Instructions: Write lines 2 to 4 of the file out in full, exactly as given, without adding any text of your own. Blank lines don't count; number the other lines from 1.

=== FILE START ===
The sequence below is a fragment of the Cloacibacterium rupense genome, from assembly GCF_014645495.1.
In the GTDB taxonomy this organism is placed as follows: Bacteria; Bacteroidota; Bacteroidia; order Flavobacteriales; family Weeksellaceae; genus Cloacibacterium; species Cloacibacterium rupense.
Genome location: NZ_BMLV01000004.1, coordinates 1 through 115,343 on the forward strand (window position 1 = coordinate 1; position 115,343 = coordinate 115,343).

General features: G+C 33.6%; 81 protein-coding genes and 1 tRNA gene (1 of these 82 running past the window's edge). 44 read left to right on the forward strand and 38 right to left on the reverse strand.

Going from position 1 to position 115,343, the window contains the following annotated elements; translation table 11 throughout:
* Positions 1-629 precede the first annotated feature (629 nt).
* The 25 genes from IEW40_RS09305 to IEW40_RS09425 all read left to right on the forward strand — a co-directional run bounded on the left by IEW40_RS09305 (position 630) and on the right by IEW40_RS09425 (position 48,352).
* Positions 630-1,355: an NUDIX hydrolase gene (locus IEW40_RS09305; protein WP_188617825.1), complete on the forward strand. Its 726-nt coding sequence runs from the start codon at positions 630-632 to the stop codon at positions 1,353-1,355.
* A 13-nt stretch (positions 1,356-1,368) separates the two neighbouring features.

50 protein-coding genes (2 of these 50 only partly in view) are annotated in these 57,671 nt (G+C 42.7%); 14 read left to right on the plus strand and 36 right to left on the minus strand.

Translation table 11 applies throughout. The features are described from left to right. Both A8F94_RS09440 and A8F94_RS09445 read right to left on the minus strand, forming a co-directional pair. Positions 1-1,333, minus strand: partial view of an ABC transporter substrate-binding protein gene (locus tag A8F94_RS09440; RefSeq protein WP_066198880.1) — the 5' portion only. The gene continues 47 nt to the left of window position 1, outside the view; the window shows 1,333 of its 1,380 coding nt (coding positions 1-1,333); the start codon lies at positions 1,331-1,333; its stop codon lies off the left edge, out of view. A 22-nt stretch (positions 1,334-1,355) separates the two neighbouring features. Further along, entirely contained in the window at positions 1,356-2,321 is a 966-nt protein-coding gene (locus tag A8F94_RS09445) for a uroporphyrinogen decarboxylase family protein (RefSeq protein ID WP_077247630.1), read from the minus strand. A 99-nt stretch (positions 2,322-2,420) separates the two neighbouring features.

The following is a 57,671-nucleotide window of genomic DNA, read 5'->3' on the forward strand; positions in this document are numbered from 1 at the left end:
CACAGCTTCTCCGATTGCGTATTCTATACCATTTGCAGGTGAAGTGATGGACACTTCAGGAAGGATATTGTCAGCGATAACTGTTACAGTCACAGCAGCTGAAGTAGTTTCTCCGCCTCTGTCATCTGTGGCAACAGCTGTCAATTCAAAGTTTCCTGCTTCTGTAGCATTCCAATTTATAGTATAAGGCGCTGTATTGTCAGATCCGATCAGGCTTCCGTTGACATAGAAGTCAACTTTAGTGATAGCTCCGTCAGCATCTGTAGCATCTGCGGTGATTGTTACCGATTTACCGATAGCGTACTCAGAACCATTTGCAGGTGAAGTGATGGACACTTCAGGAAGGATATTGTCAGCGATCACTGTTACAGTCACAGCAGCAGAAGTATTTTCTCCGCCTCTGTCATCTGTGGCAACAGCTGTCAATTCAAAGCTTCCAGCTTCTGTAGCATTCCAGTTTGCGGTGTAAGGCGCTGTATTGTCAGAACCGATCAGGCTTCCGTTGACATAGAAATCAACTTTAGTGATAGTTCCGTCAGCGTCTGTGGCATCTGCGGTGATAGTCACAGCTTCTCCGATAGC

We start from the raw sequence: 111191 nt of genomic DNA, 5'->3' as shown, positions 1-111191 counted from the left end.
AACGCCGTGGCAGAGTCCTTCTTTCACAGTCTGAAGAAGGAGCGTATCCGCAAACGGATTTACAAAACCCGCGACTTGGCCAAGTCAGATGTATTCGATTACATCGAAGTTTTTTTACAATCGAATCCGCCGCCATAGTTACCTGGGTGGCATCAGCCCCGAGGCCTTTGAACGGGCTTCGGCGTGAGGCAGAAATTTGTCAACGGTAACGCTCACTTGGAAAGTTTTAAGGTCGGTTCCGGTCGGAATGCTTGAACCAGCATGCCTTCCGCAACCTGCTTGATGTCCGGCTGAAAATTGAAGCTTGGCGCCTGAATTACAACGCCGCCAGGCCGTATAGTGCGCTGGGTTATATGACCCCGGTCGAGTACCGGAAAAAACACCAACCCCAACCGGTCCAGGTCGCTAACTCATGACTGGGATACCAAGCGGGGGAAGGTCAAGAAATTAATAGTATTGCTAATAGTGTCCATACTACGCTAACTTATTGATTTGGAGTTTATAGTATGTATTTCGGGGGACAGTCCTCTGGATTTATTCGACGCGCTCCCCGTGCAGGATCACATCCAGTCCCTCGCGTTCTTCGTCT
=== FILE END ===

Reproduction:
In the GTDB taxonomy this organism is placed as follows: Bacteria; Bacteroidota; Bacteroidia; order Flavobacteriales; family Weeksellaceae; genus Cloacibacterium; species Cloacibacterium rupense.
Genome location: NZ_BMLV01000004.1, coordinates 1 through 115,343 on the forward strand (window position 1 = coordinate 1; position 115,343 = coordinate 115,343).

General features: G+C 33.6%; 81 protein-coding genes and 1 tRNA gene (1 of these 82 running past the window's edge). 44 read left to right on the forward strand and 38 right to left on the reverse strand.